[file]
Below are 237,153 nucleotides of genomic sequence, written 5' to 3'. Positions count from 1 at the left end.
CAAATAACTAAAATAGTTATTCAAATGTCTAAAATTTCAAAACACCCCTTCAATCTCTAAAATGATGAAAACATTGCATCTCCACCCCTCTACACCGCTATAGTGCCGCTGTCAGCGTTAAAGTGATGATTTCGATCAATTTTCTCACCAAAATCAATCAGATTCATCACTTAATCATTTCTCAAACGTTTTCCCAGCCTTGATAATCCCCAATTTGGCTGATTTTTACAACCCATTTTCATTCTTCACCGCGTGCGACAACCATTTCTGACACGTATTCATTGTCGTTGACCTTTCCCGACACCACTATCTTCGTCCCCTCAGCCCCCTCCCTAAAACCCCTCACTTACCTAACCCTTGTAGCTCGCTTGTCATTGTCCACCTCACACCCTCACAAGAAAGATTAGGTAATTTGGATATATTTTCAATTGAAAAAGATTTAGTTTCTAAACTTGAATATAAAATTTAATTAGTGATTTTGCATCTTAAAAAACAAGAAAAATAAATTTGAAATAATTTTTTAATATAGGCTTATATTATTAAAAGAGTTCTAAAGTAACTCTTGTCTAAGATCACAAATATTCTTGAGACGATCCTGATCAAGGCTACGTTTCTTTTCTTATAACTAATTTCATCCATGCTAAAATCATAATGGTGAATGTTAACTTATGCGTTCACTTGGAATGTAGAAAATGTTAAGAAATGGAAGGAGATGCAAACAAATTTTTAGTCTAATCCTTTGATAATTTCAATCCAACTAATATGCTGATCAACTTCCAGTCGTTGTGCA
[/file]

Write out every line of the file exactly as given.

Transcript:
Below are 237,153 nucleotides of genomic sequence, written 5' to 3'. Positions count from 1 at the left end.
CAAATAACTAAAATAGTTATTCAAATGTCTAAAATTTCAAAACACCCCTTCAATCTCTAAAATGATGAAAACATTGCATCTCCACCCCTCTACACCGCTATAGTGCCGCTGTCAGCGTTAAAGTGATGATTTCGATCAATTTTCTCACCAAAATCAATCAGATTCATCACTTAATCATTTCTCAAACGTTTTCCCAGCCTTGATAATCCCCAATTTGGCTGATTTTTACAACCCATTTTCATTCTTCACCGCGTGCGACAACCATTTCTGACACGTATTCATTGTCGTTGACCTTTCCCGACACCACTATCTTCGTCCCCTCAGCCCCCTCCCTAAAACCCCTCACTTACCTAACCCTTGTAGCTCGCTTGTCATTGTCCACCTCACACCCTCACAAGAAAGATTAGGTAATTTGGATATATTTTCAATTGAAAAAGATTTAGTTTCTAAACTTGAATATAAAATTTAATTAGTGATTTTGCATCTTAAAAAACAAGAAAAATAAATTTGAAATAATTTTTTAATATAGGCTTATATTATTAAAAGAGTTCTAAAGTAACTCTTGTCTAAGATCACAAATATTCTTGAGACGATCCTGATCAAGGCTACGTTTCTTTTCTTATAACTAATTTCATCCATGCTAAAATCATAATGGTGAATGTTAACTTATGCGTTCACTTGGAATGTAGAAAATGTTAAGAAATGGAAGGAGATGCAAACAAATTTTTAGTCTAATCCTTTGATAATTTCAATCCAACTAATATGCTGATCAACTTCCAGTCGTTGTGCA